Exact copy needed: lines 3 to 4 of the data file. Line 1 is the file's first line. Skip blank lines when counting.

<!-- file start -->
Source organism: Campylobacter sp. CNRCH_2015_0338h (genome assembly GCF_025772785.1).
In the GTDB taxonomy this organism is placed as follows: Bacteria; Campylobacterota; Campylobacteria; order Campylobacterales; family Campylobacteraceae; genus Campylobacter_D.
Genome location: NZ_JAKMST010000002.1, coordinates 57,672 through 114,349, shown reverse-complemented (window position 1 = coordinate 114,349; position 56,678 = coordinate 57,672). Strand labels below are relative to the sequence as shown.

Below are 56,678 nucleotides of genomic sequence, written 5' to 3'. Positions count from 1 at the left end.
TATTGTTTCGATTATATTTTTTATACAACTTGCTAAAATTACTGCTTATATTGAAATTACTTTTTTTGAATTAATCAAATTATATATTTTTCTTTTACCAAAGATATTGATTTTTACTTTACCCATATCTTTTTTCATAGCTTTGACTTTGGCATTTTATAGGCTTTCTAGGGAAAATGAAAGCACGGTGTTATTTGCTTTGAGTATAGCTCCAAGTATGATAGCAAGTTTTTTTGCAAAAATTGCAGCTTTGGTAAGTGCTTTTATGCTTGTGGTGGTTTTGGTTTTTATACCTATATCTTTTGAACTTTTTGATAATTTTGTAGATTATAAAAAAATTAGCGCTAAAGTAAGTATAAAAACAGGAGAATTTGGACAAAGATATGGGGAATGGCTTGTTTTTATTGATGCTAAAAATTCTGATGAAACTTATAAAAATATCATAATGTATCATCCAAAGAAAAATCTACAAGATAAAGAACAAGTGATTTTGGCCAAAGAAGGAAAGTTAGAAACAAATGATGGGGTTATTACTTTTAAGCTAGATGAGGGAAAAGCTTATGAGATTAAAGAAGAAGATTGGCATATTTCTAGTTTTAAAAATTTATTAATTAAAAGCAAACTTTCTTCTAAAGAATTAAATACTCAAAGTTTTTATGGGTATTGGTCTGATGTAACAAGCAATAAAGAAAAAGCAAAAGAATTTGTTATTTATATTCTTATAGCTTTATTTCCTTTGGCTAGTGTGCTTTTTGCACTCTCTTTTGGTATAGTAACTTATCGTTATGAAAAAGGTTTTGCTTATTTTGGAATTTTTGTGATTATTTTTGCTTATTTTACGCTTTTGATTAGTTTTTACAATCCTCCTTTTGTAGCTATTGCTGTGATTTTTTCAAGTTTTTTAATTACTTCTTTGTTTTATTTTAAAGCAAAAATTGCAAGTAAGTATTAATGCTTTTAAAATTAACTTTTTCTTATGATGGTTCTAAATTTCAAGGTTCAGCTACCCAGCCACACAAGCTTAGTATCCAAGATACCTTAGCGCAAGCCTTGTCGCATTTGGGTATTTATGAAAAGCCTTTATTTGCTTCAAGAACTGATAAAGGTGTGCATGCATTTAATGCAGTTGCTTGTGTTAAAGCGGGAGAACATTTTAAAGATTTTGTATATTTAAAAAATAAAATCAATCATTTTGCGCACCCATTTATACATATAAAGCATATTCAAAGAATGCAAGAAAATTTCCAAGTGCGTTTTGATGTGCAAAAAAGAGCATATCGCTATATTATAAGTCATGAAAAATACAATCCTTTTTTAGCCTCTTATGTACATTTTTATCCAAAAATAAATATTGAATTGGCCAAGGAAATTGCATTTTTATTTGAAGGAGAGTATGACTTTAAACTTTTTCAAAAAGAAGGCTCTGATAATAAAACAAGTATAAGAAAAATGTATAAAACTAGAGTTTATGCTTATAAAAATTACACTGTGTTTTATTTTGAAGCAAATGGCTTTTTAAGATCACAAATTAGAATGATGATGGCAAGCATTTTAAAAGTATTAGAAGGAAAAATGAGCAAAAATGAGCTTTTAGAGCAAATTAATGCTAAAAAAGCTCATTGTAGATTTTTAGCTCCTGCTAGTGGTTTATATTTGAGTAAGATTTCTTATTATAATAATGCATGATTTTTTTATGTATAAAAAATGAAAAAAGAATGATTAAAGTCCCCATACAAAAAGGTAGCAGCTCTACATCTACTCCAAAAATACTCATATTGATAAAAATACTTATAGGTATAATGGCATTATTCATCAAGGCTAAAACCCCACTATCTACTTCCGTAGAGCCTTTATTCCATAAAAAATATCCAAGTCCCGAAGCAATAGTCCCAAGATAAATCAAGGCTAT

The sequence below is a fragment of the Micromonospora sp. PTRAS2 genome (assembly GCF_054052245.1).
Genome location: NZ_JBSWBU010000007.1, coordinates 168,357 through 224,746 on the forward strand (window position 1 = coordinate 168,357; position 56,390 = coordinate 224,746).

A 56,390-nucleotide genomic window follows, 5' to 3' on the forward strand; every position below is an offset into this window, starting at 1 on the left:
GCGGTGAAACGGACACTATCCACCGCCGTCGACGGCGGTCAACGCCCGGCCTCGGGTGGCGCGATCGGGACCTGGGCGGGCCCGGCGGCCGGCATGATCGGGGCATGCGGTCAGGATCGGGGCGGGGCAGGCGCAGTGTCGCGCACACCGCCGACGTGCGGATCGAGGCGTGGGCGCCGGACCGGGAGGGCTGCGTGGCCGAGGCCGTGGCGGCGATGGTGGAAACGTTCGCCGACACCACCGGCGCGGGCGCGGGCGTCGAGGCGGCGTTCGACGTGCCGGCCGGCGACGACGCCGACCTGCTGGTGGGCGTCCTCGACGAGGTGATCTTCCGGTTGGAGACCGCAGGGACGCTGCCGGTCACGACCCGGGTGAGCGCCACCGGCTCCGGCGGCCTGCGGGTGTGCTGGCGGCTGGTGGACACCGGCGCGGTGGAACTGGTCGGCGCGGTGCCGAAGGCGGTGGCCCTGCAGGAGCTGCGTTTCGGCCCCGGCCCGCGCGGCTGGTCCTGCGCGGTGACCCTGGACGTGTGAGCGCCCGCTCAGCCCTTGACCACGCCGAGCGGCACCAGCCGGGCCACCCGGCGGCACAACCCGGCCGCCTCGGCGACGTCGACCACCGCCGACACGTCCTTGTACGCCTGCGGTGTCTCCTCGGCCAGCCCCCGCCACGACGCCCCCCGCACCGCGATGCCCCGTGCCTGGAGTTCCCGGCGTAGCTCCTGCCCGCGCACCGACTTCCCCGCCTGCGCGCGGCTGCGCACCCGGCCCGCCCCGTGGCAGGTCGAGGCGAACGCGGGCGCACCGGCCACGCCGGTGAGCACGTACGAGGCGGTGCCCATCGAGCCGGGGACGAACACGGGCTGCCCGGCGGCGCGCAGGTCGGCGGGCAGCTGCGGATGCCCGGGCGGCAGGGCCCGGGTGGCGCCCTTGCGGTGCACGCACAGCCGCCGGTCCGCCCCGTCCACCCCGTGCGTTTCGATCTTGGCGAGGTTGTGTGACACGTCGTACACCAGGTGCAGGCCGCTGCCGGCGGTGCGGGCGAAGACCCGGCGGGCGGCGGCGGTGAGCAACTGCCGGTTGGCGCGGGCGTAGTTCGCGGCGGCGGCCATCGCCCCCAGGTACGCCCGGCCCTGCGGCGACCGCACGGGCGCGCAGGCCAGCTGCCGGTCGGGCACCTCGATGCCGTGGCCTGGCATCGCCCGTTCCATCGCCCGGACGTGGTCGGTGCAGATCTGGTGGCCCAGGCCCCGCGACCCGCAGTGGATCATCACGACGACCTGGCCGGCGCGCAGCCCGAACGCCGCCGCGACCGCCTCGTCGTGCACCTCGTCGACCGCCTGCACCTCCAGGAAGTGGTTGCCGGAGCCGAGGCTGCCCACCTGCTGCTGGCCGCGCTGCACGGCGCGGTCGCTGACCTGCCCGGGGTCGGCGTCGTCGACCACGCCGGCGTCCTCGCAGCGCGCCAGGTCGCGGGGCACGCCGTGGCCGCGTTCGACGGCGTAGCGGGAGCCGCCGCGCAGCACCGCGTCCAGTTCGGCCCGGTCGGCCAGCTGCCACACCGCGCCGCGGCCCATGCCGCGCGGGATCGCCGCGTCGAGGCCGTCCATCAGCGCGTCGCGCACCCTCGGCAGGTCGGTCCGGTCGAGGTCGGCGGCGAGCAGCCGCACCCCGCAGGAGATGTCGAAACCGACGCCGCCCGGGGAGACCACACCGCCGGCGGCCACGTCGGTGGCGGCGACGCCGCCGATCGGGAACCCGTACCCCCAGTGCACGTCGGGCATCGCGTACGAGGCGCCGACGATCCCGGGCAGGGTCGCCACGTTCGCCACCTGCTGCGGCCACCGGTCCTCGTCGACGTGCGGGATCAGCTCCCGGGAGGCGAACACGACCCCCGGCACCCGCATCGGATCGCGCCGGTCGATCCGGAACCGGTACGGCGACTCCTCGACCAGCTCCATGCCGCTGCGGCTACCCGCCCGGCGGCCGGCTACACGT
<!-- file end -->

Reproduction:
Genome location: NZ_JAKMST010000002.1, coordinates 57,672 through 114,349, shown reverse-complemented (window position 1 = coordinate 114,349; position 56,678 = coordinate 57,672). Strand labels below are relative to the sequence as shown.

Below are 56,678 nucleotides of genomic sequence, written 5' to 3'. Positions count from 1 at the left end.